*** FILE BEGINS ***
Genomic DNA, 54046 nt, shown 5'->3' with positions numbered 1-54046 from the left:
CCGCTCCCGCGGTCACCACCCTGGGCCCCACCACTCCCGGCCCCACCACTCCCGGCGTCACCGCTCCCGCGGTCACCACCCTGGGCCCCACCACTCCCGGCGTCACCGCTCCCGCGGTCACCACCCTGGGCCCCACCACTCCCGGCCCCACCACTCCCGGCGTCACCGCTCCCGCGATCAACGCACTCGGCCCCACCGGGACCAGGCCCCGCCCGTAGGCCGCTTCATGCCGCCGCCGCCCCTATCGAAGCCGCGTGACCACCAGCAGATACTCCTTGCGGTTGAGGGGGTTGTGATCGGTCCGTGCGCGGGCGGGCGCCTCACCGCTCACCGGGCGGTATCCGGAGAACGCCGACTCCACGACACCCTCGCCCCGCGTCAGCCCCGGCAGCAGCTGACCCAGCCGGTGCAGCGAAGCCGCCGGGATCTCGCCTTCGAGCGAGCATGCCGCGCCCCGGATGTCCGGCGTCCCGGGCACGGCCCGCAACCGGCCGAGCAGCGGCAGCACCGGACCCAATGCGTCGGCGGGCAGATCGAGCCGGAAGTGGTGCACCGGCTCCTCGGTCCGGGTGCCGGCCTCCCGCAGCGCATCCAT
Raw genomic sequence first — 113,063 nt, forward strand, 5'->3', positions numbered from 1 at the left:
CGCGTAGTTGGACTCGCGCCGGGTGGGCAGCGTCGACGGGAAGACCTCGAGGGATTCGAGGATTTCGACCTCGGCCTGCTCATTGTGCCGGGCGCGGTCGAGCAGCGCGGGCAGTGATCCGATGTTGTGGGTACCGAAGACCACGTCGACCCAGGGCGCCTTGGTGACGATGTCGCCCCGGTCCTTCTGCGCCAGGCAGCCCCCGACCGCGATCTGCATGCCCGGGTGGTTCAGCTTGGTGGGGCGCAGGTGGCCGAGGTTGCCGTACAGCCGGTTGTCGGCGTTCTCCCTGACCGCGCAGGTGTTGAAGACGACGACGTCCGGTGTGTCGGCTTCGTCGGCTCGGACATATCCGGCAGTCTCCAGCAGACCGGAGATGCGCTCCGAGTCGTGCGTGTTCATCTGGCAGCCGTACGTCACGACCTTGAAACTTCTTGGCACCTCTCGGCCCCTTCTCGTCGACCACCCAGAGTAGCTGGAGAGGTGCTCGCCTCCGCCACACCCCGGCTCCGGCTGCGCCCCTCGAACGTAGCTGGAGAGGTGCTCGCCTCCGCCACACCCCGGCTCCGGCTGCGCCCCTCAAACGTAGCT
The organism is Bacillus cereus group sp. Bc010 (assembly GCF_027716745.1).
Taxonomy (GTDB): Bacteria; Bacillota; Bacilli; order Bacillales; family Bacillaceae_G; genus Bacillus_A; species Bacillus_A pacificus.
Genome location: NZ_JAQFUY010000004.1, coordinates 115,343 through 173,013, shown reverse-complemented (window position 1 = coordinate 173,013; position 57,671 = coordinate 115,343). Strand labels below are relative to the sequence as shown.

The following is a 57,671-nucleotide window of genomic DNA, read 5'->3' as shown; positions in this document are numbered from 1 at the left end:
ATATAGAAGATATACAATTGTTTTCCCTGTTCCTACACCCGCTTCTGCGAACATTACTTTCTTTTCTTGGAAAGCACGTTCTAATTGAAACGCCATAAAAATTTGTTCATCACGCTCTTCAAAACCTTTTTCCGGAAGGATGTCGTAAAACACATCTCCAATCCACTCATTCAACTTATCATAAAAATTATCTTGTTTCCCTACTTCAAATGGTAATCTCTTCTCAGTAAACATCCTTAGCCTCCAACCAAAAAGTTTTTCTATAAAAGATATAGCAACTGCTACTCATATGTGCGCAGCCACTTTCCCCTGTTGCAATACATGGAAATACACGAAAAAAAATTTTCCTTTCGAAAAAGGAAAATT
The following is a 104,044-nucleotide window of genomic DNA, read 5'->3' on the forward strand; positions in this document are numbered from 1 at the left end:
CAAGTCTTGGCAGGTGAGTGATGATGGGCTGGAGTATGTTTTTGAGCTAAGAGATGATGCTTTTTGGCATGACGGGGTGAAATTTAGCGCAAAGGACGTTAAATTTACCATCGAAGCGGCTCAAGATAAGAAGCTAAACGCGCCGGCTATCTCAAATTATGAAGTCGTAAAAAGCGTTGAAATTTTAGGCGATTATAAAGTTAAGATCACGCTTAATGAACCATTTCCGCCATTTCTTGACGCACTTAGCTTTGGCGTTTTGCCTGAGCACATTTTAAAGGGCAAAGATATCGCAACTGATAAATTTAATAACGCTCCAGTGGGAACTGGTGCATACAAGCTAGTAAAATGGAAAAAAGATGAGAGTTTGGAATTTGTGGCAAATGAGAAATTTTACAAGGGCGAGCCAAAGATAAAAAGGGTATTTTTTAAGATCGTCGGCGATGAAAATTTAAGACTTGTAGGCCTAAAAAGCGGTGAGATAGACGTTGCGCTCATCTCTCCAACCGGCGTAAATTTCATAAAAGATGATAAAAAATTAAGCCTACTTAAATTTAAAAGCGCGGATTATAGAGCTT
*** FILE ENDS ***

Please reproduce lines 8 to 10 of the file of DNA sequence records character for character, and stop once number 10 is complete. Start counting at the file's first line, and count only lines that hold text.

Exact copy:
The following is a 57,671-nucleotide window of genomic DNA, read 5'->3' as shown; positions in this document are numbered from 1 at the left end:
ATATAGAAGATATACAATTGTTTTCCCTGTTCCTACACCCGCTTCTGCGAACATTACTTTCTTTTCTTGGAAAGCACGTTCTAATTGAAACGCCATAAAAATTTGTTCATCACGCTCTTCAAAACCTTTTTCCGGAAGGATGTCGTAAAACACATCTCCAATCCACTCATTCAACTTATCATAAAAATTATCTTGTTTCCCTACTTCAAATGGTAATCTCTTCTCAGTAAACATCCTTAGCCTCCAACCAAAAAGTTTTTCTATAAAAGATATAGCAACTGCTACTCATATGTGCGCAGCCACTTTCCCCTGTTGCAATACATGGAAATACACGAAAAAAAATTTTCCTTTCGAAAAAGGAAAATT
The following is a 104,044-nucleotide window of genomic DNA, read 5'->3' on the forward strand; positions in this document are numbered from 1 at the left end: